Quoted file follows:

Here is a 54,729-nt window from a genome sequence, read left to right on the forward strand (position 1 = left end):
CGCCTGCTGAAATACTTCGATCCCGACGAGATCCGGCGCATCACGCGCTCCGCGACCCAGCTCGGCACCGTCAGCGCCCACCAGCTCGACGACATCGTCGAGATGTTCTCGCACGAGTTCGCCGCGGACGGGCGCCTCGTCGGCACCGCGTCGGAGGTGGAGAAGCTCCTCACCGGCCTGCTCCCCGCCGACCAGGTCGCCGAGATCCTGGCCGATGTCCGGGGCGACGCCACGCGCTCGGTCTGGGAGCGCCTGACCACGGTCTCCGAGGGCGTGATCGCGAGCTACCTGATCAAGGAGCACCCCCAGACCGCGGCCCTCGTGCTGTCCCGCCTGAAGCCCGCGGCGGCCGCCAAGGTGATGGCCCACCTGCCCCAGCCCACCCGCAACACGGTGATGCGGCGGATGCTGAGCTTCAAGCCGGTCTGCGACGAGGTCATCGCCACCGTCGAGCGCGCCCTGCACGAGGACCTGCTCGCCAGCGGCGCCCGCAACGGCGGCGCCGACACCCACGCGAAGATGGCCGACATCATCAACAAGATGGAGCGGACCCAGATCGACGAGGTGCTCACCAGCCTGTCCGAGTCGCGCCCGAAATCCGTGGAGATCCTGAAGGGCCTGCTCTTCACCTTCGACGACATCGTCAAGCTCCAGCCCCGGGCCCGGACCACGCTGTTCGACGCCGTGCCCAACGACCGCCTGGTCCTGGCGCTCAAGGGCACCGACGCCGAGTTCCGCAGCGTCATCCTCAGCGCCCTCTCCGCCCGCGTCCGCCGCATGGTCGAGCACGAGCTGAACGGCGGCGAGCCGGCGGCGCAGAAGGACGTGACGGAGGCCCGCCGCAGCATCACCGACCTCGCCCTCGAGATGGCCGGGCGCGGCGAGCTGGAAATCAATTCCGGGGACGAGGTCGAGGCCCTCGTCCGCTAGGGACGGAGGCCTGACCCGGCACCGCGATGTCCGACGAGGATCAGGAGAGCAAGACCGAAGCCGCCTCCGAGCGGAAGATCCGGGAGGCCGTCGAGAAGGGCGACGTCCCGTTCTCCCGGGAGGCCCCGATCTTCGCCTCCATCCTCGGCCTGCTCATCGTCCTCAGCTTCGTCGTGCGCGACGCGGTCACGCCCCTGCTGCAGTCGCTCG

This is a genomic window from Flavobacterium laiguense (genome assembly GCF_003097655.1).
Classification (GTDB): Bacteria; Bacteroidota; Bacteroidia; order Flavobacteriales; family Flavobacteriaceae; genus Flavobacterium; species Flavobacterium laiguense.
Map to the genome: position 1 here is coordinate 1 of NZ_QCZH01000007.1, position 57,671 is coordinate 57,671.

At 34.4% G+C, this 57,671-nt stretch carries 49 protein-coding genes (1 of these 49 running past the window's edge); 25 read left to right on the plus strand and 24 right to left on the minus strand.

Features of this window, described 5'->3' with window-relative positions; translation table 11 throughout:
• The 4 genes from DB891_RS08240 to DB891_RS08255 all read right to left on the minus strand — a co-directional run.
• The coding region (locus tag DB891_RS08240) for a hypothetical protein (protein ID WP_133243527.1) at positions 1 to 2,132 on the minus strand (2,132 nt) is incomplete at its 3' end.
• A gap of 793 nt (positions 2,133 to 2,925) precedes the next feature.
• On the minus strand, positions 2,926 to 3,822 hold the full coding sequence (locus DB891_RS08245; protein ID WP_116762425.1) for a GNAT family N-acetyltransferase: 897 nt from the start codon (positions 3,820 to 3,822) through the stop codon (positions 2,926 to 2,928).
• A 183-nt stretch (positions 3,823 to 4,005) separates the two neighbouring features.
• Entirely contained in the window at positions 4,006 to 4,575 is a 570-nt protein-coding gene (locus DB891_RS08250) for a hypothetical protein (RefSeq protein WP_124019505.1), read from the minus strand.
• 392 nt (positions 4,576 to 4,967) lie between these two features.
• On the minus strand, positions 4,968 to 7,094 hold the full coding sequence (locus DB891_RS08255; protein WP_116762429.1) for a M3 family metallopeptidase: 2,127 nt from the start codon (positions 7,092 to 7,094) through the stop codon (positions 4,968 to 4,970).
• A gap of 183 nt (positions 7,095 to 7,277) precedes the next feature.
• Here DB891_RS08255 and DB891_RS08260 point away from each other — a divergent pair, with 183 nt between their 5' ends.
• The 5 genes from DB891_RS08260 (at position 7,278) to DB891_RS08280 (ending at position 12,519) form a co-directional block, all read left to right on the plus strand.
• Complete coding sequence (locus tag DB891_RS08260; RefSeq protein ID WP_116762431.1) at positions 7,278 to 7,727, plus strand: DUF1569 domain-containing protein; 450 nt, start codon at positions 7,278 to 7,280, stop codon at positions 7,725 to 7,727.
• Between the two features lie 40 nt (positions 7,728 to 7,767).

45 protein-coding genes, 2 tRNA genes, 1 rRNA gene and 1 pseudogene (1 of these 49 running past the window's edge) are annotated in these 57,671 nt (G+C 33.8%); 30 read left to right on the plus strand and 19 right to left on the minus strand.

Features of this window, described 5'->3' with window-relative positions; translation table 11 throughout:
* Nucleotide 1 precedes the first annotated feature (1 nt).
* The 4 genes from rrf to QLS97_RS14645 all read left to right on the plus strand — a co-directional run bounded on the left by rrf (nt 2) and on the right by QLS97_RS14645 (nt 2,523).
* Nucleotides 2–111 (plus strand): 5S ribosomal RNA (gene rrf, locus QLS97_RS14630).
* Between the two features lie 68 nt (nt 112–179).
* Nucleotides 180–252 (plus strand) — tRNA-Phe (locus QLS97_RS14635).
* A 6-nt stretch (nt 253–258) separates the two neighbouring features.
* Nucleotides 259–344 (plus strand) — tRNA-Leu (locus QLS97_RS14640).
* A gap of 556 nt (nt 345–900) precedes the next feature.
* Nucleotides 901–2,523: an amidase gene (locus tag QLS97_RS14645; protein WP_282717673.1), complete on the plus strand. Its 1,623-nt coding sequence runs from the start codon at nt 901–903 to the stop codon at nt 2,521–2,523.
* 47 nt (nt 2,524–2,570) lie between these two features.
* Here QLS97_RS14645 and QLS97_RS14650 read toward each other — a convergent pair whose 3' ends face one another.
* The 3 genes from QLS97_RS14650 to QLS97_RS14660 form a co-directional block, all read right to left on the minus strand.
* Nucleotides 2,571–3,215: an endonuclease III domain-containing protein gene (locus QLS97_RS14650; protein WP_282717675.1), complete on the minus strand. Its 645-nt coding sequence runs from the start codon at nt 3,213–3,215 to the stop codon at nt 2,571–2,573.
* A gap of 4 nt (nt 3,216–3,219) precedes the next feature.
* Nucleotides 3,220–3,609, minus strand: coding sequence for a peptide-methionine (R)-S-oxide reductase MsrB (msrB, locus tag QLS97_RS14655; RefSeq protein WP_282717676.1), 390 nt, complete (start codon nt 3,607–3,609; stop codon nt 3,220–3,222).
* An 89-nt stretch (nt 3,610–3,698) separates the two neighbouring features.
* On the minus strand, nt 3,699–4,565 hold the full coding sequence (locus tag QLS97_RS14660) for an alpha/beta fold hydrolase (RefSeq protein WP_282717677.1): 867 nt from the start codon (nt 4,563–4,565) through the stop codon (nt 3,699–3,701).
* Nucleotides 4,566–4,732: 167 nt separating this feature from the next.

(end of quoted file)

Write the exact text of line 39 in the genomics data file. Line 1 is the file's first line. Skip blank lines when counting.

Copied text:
* On the minus strand, nt 3,699–4,565 hold the full coding sequence (locus tag QLS97_RS14660) for an alpha/beta fold hydrolase (RefSeq protein WP_282717677.1): 867 nt from the start codon (nt 4,563–4,565) through the stop codon (nt 3,699–3,701).